Whether you have been in a car wreck, suffered from medical malpractice or in some other way been injured, you may be wondering if you have a case. Thousands of personal injury lawsuits are filed every year and, unfortunately, many are lost. That’s because the plaintiff — the person who filed the suit — and their attorney did not fully understand the situation. This can lead to frustration, heartache and sunken financial costs. Even if your attorney doesn’t charge, since you didn’t win your case, you may still be responsible for court fees and other expenses.
It’s important to only file a case if you have a great chance of winning. Usually, your attorney will conduct a thorough evaluation of your case before taking it on. While your attorney is the expert in these matters, you can also ponder a few questions about your case yourself. Being unsure about the answers to these questions shouldn’t deter you from bringing your case to your lawyer. However, being able to answer them may make your initial consultation much simpler.
Being in a car wreck doesn’t automatically entitle you to compensation, at least not for personal injury. In every personal injury case, you have to be able to prove that harm was actually done. For a stronger case, you should be able to prove the injury done had a direct impact on your life and finances. So how can you prove this? The best way is to keep a record of every single bill and other financial documents to show how much your injury has impacted you. This includes medical bills, pay stubs showing loss of income and other evidence.
Of course, physical harm is not the only kind of injury you may sustain. Mental or emotional anguish may also be a factor in your case. However, this can be much more difficult to prove. After all, you can’t point to an x-ray and say, “There’s my emotional distress.” There are a few ways to prove your non-physical injuries, including physical side effects of distress (like ulcers), a doctor’s note, a proof of intensity and duration and evidence of an underlying cause. For example, have post-traumatic stress disorder after a botched surgery may be easier to prove than emotional distress after a minor fender-bender.
Most often when there is talk of someone owing us a “duty” when it comes to personal injury, it is related to a doctor’s standard of care. In a medical malpractice case, you must be able to prove that a doctor breached their duty by not living up to their standard of care. This form of negligence is perhaps the most vital puzzle piece in a medical malpractice injury case. However, duty being owed to you must be proved in every form of personal injury.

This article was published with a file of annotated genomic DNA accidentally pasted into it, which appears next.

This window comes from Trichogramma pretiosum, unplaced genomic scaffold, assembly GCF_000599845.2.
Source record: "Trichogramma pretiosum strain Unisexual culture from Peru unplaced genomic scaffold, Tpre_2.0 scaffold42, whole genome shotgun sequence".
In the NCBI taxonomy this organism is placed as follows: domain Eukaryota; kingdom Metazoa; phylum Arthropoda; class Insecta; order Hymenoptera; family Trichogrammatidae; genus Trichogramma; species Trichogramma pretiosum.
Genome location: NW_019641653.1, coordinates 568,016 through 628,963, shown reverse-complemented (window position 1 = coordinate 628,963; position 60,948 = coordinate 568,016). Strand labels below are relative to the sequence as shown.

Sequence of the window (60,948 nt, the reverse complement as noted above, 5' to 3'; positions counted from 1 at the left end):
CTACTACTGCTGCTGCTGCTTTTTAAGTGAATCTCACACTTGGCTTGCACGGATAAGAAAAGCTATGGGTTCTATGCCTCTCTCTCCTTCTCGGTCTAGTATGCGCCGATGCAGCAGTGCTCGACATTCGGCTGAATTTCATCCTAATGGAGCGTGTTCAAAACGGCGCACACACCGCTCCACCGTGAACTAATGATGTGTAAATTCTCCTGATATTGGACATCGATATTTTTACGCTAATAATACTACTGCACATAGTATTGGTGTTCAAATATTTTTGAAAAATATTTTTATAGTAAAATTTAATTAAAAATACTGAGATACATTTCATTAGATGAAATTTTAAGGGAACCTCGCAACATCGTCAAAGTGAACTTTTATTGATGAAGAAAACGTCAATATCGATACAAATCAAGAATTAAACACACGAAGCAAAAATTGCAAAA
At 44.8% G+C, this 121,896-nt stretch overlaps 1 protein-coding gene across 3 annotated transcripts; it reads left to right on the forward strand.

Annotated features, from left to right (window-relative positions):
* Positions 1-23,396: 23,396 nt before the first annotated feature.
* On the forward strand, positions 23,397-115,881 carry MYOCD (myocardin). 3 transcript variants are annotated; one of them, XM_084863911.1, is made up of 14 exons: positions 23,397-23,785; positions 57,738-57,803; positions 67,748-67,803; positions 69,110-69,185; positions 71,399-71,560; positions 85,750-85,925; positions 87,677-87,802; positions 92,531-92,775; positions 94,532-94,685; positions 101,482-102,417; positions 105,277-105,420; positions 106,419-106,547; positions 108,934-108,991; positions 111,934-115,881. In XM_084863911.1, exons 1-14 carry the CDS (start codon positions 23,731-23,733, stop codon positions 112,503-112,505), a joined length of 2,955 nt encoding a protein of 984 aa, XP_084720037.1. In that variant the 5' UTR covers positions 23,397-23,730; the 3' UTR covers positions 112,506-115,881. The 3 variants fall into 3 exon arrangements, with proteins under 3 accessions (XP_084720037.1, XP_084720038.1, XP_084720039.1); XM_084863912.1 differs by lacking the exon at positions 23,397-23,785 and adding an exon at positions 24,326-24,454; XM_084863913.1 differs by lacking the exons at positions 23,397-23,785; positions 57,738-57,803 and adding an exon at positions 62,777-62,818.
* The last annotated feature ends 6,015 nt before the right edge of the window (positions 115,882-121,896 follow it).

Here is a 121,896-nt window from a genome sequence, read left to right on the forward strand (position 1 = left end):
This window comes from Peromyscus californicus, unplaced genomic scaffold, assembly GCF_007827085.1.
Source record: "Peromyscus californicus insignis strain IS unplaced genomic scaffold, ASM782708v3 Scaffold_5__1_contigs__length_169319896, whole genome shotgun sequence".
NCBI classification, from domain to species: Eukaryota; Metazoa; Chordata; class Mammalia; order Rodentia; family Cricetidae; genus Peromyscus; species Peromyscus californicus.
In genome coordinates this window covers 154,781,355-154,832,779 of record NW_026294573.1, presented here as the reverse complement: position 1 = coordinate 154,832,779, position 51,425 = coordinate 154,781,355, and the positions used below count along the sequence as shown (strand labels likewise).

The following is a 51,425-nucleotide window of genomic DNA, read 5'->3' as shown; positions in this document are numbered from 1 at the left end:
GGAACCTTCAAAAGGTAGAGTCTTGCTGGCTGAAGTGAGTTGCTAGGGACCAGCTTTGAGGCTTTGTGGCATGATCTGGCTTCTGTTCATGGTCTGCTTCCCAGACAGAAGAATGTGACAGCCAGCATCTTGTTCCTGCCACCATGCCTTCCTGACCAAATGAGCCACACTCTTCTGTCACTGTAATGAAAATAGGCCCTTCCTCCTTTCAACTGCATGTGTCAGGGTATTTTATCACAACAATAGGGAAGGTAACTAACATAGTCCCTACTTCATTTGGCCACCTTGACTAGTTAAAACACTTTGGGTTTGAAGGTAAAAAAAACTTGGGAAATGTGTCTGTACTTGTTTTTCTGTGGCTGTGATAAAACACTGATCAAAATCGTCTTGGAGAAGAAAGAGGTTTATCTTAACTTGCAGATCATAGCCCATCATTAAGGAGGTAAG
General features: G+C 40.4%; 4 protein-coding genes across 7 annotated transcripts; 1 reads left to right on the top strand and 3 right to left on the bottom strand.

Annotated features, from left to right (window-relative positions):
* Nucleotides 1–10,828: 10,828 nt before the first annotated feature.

Luckily, this is often not that hard. One of the most common types of personal injury cases involves automobile accidents. Whenever a driver gets on the road, they have a duty to other motorists. It’s an often unwritten contract agreed upon when you get your license. You have a duty to both other drivers and pedestrians that you will do everything you can not to injure them. However, there are some accidents, such as those caused by road conditions, where that duty was not breached by the offending driver. Your attorney will review the facts of your personal injury case to determine whether duty was breached.
Every state has a law known as the statute of limitations. This sets rules limiting the amount of time you can wait to file a personal injury lawsuit. In California, you have two years to file a lawsuit. This includes all forms of personal injury, including wrongful death. However, there are many different exceptions to this rule that may apply to your case.
For instance, if the injured person is under 18 years old, the clock doesn’t start running until they become a legal adult (or are legally emancipated). Another common occurrence is that the injury was not realized until later on, or it was not realized that negligence caused a wrongful death. Even if the statute of limitations has run out, speak with your attorney about your case. There may still be a chance to get compensation.
Perhaps the most important factor in any personal injury lawsuit is to have an attorney who has experience with even the most difficult of cases. At Ernst Law Group, we have decades of combined experience, working just about every kind of personal injury case imaginable in San Luis Obispo. Our attorneys treat every case with personal care, making sure you are getting the representation you deserve. Whether your case is settled out of court or decided upon by a jury, you can trust us to make sure you get the best outcome possible.
If you’ve been injured in San Luis Obispo, don’t wait. Contact us today for a free case evaluation.